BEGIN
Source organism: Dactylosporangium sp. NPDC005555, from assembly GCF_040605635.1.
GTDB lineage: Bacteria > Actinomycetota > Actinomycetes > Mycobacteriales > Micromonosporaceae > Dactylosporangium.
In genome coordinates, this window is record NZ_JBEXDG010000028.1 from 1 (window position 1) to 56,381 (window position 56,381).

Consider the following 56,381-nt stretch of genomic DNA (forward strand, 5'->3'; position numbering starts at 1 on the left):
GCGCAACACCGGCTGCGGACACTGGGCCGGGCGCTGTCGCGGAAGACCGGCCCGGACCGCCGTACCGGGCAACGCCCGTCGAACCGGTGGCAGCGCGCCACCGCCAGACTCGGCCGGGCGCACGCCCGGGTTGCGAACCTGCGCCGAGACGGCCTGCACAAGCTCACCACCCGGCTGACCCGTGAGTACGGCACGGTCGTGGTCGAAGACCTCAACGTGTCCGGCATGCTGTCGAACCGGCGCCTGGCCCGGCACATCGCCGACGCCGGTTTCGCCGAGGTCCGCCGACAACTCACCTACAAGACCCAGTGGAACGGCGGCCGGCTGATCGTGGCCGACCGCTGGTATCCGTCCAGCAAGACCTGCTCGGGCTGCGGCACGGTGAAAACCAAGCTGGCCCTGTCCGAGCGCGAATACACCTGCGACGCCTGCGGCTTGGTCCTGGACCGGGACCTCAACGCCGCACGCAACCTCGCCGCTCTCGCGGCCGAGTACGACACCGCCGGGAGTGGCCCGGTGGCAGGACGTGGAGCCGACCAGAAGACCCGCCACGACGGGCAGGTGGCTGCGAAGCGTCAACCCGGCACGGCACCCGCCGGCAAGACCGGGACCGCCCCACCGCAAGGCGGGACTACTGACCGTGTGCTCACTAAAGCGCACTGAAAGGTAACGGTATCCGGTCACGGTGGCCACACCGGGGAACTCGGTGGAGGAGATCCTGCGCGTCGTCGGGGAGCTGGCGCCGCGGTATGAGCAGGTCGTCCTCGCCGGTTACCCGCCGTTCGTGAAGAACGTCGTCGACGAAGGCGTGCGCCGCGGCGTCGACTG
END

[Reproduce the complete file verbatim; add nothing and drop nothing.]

Source organism: Dactylosporangium sp. NPDC005555, from assembly GCF_040605635.1.
GTDB lineage: Bacteria > Actinomycetota > Actinomycetes > Mycobacteriales > Micromonosporaceae > Dactylosporangium.
In genome coordinates, this window is record NZ_JBEXDG010000028.1 from 1 (window position 1) to 56,381 (window position 56,381).

Consider the following 56,381-nt stretch of genomic DNA (forward strand, 5'->3'; position numbering starts at 1 on the left):
GCGCAACACCGGCTGCGGACACTGGGCCGGGCGCTGTCGCGGAAGACCGGCCCGGACCGCCGTACCGGGCAACGCCCGTCGAACCGGTGGCAGCGCGCCACCGCCAGACTCGGCCGGGCGCACGCCCGGGTTGCGAACCTGCGCCGAGACGGCCTGCACAAGCTCACCACCCGGCTGACCCGTGAGTACGGCACGGTCGTGGTCGAAGACCTCAACGTGTCCGGCATGCTGTCGAACCGGCGCCTGGCCCGGCACATCGCCGACGCCGGTTTCGCCGAGGTCCGCCGACAACTCACCTACAAGACCCAGTGGAACGGCGGCCGGCTGATCGTGGCCGACCGCTGGTATCCGTCCAGCAAGACCTGCTCGGGCTGCGGCACGGTGAAAACCAAGCTGGCCCTGTCCGAGCGCGAATACACCTGCGACGCCTGCGGCTTGGTCCTGGACCGGGACCTCAACGCCGCACGCAACCTCGCCGCTCTCGCGGCCGAGTACGACACCGCCGGGAGTGGCCCGGTGGCAGGACGTGGAGCCGACCAGAAGACCCGCCACGACGGGCAGGTGGCTGCGAAGCGTCAACCCGGCACGGCACCCGCCGGCAAGACCGGGACCGCCCCACCGCAAGGCGGGACTACTGACCGTGTGCTCACTAAAGCGCACTGAAAGGTAACGGTATCCGGTCACGGTGGCCACACCGGGGAACTCGGTGGAGGAGATCCTGCGCGTCGTCGGGGAGCTGGCGCCGCGGTATGAGCAGGTCGTCCTCGCCGGTTACCCGCCGTTCGTGAAGAACGTCGTCGACGAAGGCGTGCGCCGCGGCGTCGACTG